In most cases, spontaneous coronary artery dissection (SCAD) is an emergency situation. If you experience chest pain or suspect you're having a heart attack, immediately call 911 or your local emergency number.
In the days after your initial diagnosis, you're likely to have many questions about your situation. Because meetings with doctors can be brief, and because there's often a lot of ground to cover, it's a good idea to prepare by writing down your questions. Order them from most important to least important, in case time runs out.
Some questions you may want to ask include:
- What caused my spontaneous coronary artery dissection (SCAD)?
- What are other possible causes for my symptoms or condition?
- What kinds of tests do I need?
- What's the best treatment?
- Will the tear in my artery heal on its own?
- What are the alternatives to the primary approach that you're suggesting?
- Will I have another spontaneous coronary artery dissection (SCAD)?
- I have these other health conditions. How can I best manage them together?
- Are there any restrictions that I need to follow?
- If I would like more children, is it safe for me to be pregnant?
- Should I see a specialist? What will that cost, and will my insurance cover it?
- Are there brochures or other printed material that I can take with me? What websites do you recommend?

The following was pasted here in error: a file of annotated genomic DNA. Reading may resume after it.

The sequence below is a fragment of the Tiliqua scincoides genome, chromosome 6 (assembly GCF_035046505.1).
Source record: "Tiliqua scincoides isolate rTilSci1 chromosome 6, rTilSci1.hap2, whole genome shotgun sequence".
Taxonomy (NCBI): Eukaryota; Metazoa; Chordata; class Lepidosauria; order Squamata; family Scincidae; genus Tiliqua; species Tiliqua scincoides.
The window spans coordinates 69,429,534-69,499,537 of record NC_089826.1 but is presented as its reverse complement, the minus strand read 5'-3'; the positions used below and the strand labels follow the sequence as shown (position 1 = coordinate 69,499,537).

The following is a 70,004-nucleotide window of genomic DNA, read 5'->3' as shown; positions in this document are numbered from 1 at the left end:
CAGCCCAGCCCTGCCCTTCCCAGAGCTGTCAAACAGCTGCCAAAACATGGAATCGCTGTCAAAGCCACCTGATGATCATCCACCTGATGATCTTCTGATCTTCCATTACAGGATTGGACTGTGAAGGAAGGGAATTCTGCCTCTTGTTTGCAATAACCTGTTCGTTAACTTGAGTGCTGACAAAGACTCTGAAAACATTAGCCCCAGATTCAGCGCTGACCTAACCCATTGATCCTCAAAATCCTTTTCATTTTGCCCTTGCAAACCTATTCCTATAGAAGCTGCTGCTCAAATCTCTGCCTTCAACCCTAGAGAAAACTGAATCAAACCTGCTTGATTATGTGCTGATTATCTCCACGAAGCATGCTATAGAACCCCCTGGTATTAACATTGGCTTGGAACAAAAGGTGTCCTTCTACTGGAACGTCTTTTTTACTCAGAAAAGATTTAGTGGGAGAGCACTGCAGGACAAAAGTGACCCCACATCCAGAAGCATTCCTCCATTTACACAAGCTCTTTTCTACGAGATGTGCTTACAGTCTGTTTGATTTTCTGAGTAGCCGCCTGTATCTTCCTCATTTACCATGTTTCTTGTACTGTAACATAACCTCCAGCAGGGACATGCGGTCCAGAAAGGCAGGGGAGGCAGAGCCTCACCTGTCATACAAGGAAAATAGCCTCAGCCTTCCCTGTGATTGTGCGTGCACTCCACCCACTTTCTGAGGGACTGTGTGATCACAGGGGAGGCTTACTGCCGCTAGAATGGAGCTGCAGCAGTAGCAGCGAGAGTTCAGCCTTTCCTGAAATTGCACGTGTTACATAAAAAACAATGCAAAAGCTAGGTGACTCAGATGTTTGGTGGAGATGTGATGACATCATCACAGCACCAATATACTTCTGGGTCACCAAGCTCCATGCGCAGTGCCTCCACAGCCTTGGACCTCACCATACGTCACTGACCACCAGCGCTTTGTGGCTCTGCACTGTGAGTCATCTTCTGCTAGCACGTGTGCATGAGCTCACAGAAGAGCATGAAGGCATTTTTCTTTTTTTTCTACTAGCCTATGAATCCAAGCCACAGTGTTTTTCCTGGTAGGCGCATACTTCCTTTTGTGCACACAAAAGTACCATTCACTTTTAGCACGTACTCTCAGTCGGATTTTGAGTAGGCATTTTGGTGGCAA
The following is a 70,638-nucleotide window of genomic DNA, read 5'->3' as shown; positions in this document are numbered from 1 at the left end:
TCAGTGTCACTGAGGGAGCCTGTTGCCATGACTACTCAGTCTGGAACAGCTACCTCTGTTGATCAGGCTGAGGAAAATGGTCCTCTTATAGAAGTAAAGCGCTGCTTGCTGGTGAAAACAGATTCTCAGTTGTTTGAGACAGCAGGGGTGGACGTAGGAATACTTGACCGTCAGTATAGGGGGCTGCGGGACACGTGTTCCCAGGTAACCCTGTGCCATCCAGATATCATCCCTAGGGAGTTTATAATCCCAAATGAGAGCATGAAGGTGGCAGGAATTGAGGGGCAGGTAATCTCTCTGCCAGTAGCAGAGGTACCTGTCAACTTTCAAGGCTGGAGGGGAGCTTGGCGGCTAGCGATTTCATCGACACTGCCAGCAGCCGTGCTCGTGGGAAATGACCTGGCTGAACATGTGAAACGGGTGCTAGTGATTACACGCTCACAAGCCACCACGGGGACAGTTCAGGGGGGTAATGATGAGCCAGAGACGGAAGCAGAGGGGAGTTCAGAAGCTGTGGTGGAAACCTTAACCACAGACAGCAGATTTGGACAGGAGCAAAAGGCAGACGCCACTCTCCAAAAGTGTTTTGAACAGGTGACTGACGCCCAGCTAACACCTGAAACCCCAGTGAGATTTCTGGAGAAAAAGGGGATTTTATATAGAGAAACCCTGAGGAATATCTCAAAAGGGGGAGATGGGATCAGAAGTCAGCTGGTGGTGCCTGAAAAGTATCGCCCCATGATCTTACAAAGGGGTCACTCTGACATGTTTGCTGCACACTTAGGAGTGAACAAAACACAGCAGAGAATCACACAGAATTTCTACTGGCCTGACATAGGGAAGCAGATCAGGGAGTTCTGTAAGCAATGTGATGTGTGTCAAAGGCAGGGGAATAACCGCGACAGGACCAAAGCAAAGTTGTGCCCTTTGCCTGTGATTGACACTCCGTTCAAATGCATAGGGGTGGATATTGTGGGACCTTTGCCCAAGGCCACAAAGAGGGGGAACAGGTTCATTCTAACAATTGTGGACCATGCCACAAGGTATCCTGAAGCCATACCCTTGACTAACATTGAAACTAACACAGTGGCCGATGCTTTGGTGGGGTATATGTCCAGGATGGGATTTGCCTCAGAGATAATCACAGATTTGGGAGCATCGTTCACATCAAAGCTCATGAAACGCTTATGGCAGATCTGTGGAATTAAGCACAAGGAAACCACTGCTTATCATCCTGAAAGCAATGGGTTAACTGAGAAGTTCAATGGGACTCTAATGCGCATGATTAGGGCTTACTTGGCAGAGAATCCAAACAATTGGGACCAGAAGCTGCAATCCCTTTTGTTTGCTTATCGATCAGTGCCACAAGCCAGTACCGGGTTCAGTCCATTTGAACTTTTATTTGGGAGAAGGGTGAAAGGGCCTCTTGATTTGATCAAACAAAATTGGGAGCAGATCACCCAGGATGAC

In addition to the questions that you've prepared to ask your doctor, don't hesitate to ask other questions that occur to you.
Oct. 09, 2014
- Tweet SM, et al. Clinical features, management and prognosis of spontaneous coronary artery dissection. Circulation. 2012;126:579.
- Vrints CJM. Spontaneous coronary artery dissection. Heart. 2010;806:91.
- Alfonso F, et al. Spontaneous coronary artery dissection: Long-term follow-up of a large series of patients prospectively managed with a "conservative" therapeutic strategy. JACC: Cardiovascular Interventions. 2012;5:1062.
- Glamore MJ, et al. Spontaneous coronary artery dissection. Journal of Cardiac Surgery. 2012;27:56.
- Ito H, et al. Presentation and therapy of spontaneous coronary artery dissection and comparisons of postpartum versus nonpostpartum cases. American Journal of Cardiology. 2011;107:1590.
- Don't take a chance with a heart attack: Know the facts and act fast. National Heart, Lung, and Blood Institute. http://www.nhlbi.nih.gov/health/public/heart/mi/heart_attack_fs_en.htm. Accessed Jan. 11, 2013.
- NINDS Fibromuscular dysplasia information page. National Institute of Neurological Disorders and Stroke. http://www.ninds.nih.gov/disorders/fibromuscular_dysplasia/fibromuscular_dysplasia.htm. Accessed Jan. 10, 2013.
- What is coronary angiography? National Heart, Lung, and Blood Institute. http://www.nhlbi.nih.gov/health/health-topics/topics/ca. Accessed Jan. 11, 2013.
- What is a stent? National Heart, Lung, and Blood Institute. http://www.nhlbi.nih.gov/health/health-topics/topics/stents. Accessed Jan. 14, 2013.
- What is coronary artery bypass grafting? National Heart, Lung, and Blood Institute. http://www.nhlbi.nih.gov/health/health-topics/topics/cabg. Accessed Jan. 14, 2013.
- Coping with feelings. American Heart Association. http://www.heart.org/HEARTORG/Conditions/More/CardiacRehab/Coping-with-Feelings_UCM_307092_Article.jsp. Accessed Jan. 14, 2013.
- Hayes SN (expert opinion). Mayo Clinic, Rochester, Minn. Jan. 17, 2013.
- What is cardiac rehabilitation? National Heart, Lung, and Blood Institute. http://www.nhlbi.nih.gov/health/health-topics/topics/rehab. Accessed Jan. 21, 2013.
- Hayes SN (expert opinion). Mayo Clinic, Rochester, Minn. March 21, 2013.
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